I didn’t eat Chick-fil-A the week before CEO Dan Cathy made his now infamous remarks about his opposition to gay marriage. As the oddly manufactured controversy regarding his view on the subject developed into a full-blown rhetorical war, I still didn’t eat Chick-fil-A. Tomorrow, as vast flocks of folk on both sides of the drive-thru either do or do not deliberately dine on what many of us will admit is a pretty tasty treat, I will probably not eat at Chick-fil-A. In fact, I can’t remember the last time I ate Chick-fil-A. I am highly confident that I won’t be darkening the door to the coop anytime soon. But I’m not making a political statement; I’m just too lazy to drive to a Chick-fil-A.

My “boycott” of Chick-fil-A, such as it is, is entirely based on geography. I care as much about Cathy’s personal politics as I do about the politics of the presidents of McDonald’s, Burger King and Wendy’s — which is to say, not at all. But liberals are up in arms about Cathy’s stance. They’re welcome to be so, but perhaps their squawking would ring less hollow were it not for their simultaneous support of Obama, Emanuel, Menino and the rest of the vermin who have turned their party into the biggest rat’s nest outside Chicago’s sewers.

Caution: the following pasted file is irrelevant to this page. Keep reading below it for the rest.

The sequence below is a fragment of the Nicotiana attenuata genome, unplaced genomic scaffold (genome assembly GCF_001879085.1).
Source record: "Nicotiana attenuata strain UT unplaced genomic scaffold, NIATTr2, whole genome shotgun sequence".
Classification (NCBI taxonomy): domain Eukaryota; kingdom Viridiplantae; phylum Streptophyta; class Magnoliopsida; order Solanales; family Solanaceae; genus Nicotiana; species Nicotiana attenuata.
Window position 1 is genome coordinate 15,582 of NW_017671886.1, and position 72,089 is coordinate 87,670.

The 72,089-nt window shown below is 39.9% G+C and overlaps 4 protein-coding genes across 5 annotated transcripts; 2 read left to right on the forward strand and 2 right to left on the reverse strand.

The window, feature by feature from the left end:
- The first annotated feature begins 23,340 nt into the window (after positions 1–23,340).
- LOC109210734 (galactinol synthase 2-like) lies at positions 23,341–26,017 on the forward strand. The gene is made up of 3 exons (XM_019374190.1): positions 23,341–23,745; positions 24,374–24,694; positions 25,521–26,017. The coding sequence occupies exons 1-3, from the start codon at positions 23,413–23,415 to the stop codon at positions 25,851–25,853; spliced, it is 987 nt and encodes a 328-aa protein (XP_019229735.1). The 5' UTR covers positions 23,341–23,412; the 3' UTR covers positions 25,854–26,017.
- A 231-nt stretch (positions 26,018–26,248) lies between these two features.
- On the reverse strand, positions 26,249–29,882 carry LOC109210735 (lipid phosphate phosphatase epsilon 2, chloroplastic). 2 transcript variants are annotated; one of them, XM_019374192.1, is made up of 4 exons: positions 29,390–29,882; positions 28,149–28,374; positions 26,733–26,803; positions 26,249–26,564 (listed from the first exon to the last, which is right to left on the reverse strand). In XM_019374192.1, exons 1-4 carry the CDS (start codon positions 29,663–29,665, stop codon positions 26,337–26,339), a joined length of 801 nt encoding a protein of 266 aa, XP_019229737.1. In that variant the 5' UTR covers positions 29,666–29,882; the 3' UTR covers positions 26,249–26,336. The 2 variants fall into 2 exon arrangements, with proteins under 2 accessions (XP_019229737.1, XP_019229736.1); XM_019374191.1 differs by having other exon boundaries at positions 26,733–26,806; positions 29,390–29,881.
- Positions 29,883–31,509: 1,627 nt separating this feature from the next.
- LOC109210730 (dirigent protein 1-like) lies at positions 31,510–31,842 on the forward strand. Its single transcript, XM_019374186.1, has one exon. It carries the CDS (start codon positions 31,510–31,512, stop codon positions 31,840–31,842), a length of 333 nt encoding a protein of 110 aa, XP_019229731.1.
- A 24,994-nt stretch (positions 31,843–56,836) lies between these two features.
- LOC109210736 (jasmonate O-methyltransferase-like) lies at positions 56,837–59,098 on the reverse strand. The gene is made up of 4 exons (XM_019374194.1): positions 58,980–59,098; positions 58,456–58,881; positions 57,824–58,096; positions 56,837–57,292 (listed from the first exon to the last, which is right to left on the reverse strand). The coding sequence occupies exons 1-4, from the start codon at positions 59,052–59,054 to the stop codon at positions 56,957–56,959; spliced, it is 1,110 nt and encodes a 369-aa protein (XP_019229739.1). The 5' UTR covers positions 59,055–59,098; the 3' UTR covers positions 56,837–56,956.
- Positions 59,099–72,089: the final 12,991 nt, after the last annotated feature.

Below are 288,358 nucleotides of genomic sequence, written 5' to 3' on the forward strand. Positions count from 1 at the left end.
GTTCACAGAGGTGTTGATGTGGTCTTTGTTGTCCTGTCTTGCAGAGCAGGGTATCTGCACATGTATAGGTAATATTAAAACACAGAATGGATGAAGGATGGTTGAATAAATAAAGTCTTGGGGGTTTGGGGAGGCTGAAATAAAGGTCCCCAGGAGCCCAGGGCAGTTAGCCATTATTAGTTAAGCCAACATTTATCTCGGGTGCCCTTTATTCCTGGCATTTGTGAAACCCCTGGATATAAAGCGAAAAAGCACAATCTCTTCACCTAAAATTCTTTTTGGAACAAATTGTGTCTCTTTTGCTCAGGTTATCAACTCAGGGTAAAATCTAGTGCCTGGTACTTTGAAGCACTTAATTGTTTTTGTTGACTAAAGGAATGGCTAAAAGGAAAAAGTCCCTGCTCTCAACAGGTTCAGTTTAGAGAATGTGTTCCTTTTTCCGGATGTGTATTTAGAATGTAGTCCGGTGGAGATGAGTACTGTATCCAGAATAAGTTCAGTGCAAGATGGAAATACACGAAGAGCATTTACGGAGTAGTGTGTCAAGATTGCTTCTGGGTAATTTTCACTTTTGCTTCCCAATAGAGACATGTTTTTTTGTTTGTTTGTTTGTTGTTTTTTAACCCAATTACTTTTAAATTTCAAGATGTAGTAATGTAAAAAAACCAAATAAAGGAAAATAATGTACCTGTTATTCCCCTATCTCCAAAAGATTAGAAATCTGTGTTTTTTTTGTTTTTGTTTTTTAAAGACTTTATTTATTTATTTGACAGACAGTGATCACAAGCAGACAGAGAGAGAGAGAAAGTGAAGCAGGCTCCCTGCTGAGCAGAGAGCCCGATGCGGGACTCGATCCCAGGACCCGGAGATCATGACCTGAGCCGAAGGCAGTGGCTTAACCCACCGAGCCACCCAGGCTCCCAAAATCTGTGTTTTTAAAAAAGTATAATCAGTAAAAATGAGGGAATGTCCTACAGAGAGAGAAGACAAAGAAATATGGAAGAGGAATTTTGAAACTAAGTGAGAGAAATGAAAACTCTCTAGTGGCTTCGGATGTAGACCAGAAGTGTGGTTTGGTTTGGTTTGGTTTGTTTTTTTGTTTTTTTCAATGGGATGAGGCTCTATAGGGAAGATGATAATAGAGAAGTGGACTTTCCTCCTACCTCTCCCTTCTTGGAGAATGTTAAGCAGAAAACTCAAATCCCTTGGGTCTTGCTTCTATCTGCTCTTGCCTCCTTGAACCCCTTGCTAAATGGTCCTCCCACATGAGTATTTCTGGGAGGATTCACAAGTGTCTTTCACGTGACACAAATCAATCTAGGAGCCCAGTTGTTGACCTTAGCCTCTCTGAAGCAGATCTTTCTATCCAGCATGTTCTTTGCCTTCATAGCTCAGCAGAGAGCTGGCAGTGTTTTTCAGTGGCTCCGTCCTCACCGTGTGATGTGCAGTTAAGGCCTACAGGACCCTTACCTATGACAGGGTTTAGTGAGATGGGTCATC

Think of it this way: Emanuel and his liberal friends don’t want Chick-fil-A in Chicago, but Louis Farrakhan is welcome to pitch in? I’d rather have the chicken sandwich — with extra pickles, of course.

–Ben Crystal

Gunning For Tyranny

Late last week, as Democrats and their media minions jockeyed for position at the front of the macabre post-Aurora-massacre line of people who reflexively oppose the Bill of Rights, Senator Chuck Schumer (D-N.Y.) grabbed his moment in the glare. It’s well known that the space between Schumer and a working camera is far more dangerous than any place frequented by people with firearms, and Schumer’s latest publicly expressed folly was hardly surprising under the circumstances. A tragedy had occurred; and come hell or high water, Schumer was loath to miss a chance to use the coffins of the victims as a soapbox for yet another mind-numbing liberal pronouncement on the dangers of law-abiding citizens owning firearms. Worse yet, Schumer and a number of his fellow Senators were loath to miss an opportunity to force their anti-Constitutional criteria on a citizenry already suffering their presence in the halls of Congress.

Thus did Schumer proclaim:

(The) basic complaint is that the Chuck Schumers of the world want to take away your guns. I think it would be smart for those of us who want rational gun control to make it known that that’s not true at all.